December 29, 2014

Building Your Own High-Quality Slider is Cheaper & Easier Than You Think

DIY Rhino Slider
Smooth camera movements are one of the simplest ways to add production value to a shot, but dollies and sliders can be extremely expensive. Luckily, a high-quality DIY slider can be had for about $75 and three hours of your time.

Kyle Hart, the man behind Rhino Camera Gear -- and the creator of one of the most versatile sliders on the market -- recently put together a quick tutorial/BTS video of his challenge to build a slider from scratch in just three hours. The resulting video is as entertaining as it is informative.

Obviously, pre-fabricated ball bearing sliders like the variations from Rhino will provide the best results with the most versatility and flexibility, but for a slider that's quickly assembled from basic parts bought on a limited budget, the results here are absolutely fantastic. If you're interested in building this slider yourself, you can download a PDF version of the instructions here. Just a heads up, you'll have to subscribe to Rhino's mailing list to get it.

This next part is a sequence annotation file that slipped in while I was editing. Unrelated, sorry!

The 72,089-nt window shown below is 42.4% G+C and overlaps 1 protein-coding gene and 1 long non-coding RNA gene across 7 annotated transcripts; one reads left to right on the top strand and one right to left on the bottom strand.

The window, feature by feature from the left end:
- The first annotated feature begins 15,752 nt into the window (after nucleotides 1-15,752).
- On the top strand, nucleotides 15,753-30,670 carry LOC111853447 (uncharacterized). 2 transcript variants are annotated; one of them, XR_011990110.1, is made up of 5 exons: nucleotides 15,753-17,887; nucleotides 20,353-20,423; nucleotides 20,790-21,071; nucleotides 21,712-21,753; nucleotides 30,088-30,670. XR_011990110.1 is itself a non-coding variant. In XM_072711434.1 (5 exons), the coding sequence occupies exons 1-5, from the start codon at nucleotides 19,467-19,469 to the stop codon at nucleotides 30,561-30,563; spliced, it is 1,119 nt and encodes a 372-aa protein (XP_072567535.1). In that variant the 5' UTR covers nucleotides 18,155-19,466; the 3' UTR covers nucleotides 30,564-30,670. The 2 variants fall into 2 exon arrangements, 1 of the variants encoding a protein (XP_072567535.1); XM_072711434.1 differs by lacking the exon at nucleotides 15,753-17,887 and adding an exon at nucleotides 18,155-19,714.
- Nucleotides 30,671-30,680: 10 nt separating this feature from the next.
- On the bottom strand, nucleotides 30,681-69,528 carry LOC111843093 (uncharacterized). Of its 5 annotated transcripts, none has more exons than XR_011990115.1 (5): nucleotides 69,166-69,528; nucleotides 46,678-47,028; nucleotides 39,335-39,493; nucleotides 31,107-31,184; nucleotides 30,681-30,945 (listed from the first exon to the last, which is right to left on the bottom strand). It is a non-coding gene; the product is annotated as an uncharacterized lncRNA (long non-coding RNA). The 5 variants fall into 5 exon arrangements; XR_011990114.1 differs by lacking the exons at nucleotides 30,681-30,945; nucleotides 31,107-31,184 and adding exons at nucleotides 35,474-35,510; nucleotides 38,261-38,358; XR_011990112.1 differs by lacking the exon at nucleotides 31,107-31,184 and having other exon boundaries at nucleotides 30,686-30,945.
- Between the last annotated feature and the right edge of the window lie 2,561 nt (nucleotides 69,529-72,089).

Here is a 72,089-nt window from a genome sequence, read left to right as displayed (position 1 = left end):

Have you ever built a DIY slider? If so, share your process and results down in the comments!     

Your Comment

27 Comments

Very cool video, although at 75 bucks, I'd just go for real slider, even if it's just the cheapest one on amazon.

December 29, 2014 at 3:23PM

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Having worked with some really cheap friction sliders in the past, I can tell you that you'd be much better off going this route.

December 29, 2014 at 3:56PM, Edited December 29, 3:56PM

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Rob Hardy
Founder of Filmmaker Freedom
4510

This is a real slider...

December 29, 2014 at 5:22PM

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Yeah, you're absolutely right. I didn't now a better way to say a slider manufactered by a proper company.

December 29, 2014 at 6:33PM

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Well, I've got one of these...